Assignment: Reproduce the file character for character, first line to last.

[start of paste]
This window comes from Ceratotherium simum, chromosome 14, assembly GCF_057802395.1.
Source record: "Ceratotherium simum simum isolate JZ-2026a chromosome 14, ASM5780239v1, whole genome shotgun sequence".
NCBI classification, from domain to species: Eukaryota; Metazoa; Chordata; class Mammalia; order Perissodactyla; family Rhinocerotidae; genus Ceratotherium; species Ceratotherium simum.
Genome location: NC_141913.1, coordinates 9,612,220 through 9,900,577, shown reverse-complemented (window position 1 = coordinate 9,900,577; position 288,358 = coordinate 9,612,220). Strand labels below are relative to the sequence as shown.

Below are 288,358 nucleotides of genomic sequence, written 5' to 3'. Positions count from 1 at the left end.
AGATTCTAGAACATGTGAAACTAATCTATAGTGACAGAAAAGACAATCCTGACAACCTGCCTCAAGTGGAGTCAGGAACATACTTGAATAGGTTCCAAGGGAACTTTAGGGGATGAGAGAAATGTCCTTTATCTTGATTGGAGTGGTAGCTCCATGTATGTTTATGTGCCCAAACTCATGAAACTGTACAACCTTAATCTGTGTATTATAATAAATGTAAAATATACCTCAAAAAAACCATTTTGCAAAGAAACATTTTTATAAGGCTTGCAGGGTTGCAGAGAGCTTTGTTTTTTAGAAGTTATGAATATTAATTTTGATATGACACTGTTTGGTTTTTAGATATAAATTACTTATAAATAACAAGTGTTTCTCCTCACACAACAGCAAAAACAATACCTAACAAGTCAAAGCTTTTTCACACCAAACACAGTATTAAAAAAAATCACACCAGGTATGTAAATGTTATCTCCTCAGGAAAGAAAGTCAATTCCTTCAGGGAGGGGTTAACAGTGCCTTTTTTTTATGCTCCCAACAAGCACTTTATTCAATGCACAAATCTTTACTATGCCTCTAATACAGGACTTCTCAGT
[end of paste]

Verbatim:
This window comes from Ceratotherium simum, chromosome 14, assembly GCF_057802395.1.
Source record: "Ceratotherium simum simum isolate JZ-2026a chromosome 14, ASM5780239v1, whole genome shotgun sequence".
NCBI classification, from domain to species: Eukaryota; Metazoa; Chordata; class Mammalia; order Perissodactyla; family Rhinocerotidae; genus Ceratotherium; species Ceratotherium simum.
Genome location: NC_141913.1, coordinates 9,612,220 through 9,900,577, shown reverse-complemented (window position 1 = coordinate 9,900,577; position 288,358 = coordinate 9,612,220). Strand labels below are relative to the sequence as shown.

Below are 288,358 nucleotides of genomic sequence, written 5' to 3'. Positions count from 1 at the left end.
AGATTCTAGAACATGTGAAACTAATCTATAGTGACAGAAAAGACAATCCTGACAACCTGCCTCAAGTGGAGTCAGGAACATACTTGAATAGGTTCCAAGGGAACTTTAGGGGATGAGAGAAATGTCCTTTATCTTGATTGGAGTGGTAGCTCCATGTATGTTTATGTGCCCAAACTCATGAAACTGTACAACCTTAATCTGTGTATTATAATAAATGTAAAATATACCTCAAAAAAACCATTTTGCAAAGAAACATTTTTATAAGGCTTGCAGGGTTGCAGAGAGCTTTGTTTTTTAGAAGTTATGAATATTAATTTTGATATGACACTGTTTGGTTTTTAGATATAAATTACTTATAAATAACAAGTGTTTCTCCTCACACAACAGCAAAAACAATACCTAACAAGTCAAAGCTTTTTCACACCAAACACAGTATTAAAAAAAATCACACCAGGTATGTAAATGTTATCTCCTCAGGAAAGAAAGTCAATTCCTTCAGGGAGGGGTTAACAGTGCCTTTTTTTTATGCTCCCAACAAGCACTTTATTCAATGCACAAATCTTTACTATGCCTCTAATACAGGACTTCTCAGT